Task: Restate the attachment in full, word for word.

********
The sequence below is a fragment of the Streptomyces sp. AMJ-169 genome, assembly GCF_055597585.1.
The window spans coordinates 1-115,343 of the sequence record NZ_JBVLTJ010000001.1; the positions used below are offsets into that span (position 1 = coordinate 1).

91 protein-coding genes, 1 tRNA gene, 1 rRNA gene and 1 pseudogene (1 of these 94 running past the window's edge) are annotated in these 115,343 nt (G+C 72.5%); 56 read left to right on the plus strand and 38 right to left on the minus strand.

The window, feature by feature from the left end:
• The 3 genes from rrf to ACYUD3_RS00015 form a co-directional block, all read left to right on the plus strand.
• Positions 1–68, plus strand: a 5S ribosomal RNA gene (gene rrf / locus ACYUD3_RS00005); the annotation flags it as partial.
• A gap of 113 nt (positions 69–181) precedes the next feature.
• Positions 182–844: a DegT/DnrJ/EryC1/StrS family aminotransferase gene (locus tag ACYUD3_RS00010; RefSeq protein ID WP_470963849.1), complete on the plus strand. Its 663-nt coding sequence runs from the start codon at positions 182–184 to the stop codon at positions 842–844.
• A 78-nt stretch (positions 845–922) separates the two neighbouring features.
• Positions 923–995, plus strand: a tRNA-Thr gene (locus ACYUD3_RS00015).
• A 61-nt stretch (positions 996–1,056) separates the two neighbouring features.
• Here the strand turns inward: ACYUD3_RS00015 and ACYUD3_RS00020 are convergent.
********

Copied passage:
The sequence below is a fragment of the Streptomyces sp. AMJ-169 genome, assembly GCF_055597585.1.
The window spans coordinates 1-115,343 of the sequence record NZ_JBVLTJ010000001.1; the positions used below are offsets into that span (position 1 = coordinate 1).

91 protein-coding genes, 1 tRNA gene, 1 rRNA gene and 1 pseudogene (1 of these 94 running past the window's edge) are annotated in these 115,343 nt (G+C 72.5%); 56 read left to right on the plus strand and 38 right to left on the minus strand.

The window, feature by feature from the left end:
• The 3 genes from rrf to ACYUD3_RS00015 form a co-directional block, all read left to right on the plus strand.
• Positions 1–68, plus strand: a 5S ribosomal RNA gene (gene rrf / locus ACYUD3_RS00005); the annotation flags it as partial.
• A gap of 113 nt (positions 69–181) precedes the next feature.
• Positions 182–844: a DegT/DnrJ/EryC1/StrS family aminotransferase gene (locus tag ACYUD3_RS00010; RefSeq protein ID WP_470963849.1), complete on the plus strand. Its 663-nt coding sequence runs from the start codon at positions 182–184 to the stop codon at positions 842–844.
• A 78-nt stretch (positions 845–922) separates the two neighbouring features.
• Positions 923–995, plus strand: a tRNA-Thr gene (locus ACYUD3_RS00015).
• A 61-nt stretch (positions 996–1,056) separates the two neighbouring features.
• Here the strand turns inward: ACYUD3_RS00015 and ACYUD3_RS00020 are convergent.